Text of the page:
HELIUM balloons may look harmless but there's a pretty good chance the colourful pieces of plastic will end up in the ocean, and even in the stomachs of marine wildlife.

That's what happened to Gazza, a northern giant petrel currently being rehabilitated by Australian Seabird Rescue in Ballina.

Gazza was found two weeks ago on Tallow Beach at Byron Bay, exhausted and hungry.

Any giant petrel spotted on land is likely to be ill or injured, given the birds live on the ocean and only come ashore to breed.

Shortly after being taken into care, Gazza regurgitated two large pieces of orange balloon.

Australian Seabird Rescue general manager Kathrina Southwell said balloons being swallowed by marine life was a big issue.

In the 15 years she has been with the organisation, Ms Southwell said she had looked after at least four other birds and countless turtles who had ingested balloon plastic.

"The planet is covered in 71% ocean, so there's a 71% chance that balloons will end up in the ocean and marine wildlife will eat them," she said.

"It causes blockages in their stomachs, which makes them feel full and creates a gas which makes them sick."

DID YOU KNOW? Petrels like Gazza (pictured) are tube-nosed seabirds in the bird order Procellariiformes. Two have wound up at Australian Seabird Rescue, under the care of general manager Kathrina Southwell, after eating balloon plastic.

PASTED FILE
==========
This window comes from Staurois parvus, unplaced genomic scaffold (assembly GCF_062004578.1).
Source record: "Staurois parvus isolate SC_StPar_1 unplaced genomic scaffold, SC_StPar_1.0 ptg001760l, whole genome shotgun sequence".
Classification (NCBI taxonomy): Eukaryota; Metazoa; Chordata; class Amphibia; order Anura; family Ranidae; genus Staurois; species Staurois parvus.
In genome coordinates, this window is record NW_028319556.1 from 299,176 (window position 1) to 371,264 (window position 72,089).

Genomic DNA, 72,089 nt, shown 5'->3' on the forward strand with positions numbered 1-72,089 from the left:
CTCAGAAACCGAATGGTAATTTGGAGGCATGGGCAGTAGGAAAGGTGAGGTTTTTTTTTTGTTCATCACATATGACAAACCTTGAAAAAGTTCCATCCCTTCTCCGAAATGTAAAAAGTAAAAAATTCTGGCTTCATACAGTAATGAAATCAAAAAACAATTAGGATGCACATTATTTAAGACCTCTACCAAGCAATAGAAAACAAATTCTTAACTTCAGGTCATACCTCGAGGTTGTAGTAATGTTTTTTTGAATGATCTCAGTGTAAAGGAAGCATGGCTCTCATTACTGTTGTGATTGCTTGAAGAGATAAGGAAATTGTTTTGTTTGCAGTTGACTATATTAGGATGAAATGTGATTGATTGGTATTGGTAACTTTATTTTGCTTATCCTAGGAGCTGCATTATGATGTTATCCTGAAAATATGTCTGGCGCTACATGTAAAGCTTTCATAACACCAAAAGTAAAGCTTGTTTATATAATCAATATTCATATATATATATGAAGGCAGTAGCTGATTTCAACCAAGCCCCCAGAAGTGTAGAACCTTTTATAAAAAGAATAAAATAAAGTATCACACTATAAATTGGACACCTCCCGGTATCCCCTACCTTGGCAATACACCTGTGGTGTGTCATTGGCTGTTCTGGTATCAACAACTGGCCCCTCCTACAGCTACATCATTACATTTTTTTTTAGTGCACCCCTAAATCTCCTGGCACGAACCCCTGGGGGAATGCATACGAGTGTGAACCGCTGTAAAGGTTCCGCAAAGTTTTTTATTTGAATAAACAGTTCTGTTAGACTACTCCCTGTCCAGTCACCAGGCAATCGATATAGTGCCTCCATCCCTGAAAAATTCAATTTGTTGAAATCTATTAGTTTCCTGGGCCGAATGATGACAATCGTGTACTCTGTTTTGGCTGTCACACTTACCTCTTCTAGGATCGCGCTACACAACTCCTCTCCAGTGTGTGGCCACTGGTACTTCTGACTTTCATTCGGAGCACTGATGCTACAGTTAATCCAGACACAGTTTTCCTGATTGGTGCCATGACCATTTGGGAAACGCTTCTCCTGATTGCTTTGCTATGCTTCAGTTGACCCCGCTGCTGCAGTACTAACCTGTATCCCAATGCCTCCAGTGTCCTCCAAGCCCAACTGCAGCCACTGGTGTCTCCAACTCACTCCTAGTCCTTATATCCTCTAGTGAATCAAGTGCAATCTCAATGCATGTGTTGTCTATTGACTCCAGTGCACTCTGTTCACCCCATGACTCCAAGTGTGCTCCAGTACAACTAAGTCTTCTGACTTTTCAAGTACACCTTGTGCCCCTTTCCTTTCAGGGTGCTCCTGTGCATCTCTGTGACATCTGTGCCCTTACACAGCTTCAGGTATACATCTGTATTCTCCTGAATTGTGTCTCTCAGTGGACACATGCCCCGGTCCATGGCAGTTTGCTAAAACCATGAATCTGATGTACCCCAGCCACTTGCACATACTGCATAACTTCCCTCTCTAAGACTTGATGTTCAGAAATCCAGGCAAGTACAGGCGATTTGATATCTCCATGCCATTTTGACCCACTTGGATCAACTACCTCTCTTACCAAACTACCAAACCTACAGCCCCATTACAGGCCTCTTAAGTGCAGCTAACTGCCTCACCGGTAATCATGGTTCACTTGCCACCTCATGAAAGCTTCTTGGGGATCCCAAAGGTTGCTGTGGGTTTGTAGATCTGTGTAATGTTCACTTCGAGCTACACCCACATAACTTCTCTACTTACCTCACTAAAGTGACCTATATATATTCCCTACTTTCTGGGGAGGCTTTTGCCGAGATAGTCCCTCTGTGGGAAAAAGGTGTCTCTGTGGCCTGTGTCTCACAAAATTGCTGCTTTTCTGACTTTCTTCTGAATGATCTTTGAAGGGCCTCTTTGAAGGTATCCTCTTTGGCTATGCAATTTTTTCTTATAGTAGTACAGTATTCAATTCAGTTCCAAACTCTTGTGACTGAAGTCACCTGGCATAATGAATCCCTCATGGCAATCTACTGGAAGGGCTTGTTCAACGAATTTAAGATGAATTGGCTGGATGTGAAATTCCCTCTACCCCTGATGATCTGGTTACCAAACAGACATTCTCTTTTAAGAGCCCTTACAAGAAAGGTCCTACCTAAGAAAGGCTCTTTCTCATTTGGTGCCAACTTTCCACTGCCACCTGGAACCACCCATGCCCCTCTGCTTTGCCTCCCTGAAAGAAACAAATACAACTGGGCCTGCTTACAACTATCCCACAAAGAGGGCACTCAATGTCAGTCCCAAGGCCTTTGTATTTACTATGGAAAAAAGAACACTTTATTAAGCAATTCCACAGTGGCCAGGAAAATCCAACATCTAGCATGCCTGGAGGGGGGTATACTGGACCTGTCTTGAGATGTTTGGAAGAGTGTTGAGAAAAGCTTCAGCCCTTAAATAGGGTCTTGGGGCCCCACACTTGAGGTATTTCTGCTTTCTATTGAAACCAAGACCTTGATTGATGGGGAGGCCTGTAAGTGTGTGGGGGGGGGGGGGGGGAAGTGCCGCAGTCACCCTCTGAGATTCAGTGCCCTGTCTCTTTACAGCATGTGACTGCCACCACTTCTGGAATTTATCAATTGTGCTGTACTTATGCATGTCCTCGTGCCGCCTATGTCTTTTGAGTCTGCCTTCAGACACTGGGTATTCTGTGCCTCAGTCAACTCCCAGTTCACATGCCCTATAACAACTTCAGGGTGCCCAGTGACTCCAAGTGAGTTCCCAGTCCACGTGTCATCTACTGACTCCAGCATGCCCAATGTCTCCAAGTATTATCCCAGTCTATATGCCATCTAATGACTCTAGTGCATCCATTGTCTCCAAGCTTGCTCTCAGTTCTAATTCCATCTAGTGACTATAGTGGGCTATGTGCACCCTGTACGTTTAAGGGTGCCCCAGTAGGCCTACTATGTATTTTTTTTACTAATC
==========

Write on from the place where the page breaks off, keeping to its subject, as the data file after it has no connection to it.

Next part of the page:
DID YOU KNOW? Petrels like Gazza (pictured) are tube-nosed seabirds in the bird order Procellariiformes. Two have wound up at Australian Seabird Rescue, under the care of general manager Kathrina Southwell, after eating balloon plastic. Marc Stapelberg

Ms Southwell said some people could be confused by the balloon labelling which said "biodegradable", however most balloon plastics took at least six months to biodegrade.

"That amount of time is enough time for any wildlife to actually mistake it for their food and eat it," she said.

Gazza is not the only marine animal currently in care, recovering from ingesting plastic.

Critically-endangered hawksbill sea turtles Penny and Olivia are also in care, after being found severally underweight and suffering from float syndrome.

Although difficult to ban balloons entirely, Ms Southwell said at the very least, helium balloons should be kept and thrown into the garbage after use.

"It is hard to say no balloons, but I think most kids, once they understand the damage, they probably won't want balloons," she said. "The best thing you can do for marine wildlife ... is tie it around their wrist and make sure it goes into a rubbish bin when it pops."

In 2005 a northern giant petrel was rescued from a local beach with a piece of string dangling from its mouth. When rescuers pulled on the string, a balloon came out. Fortunately, the bird was successfully rehabilitated and released.

In 2011 a critically-endangered hawksbill sea turtle was rescued from a beach in Kingscliff. It excreted three different colours of balloon before it died.



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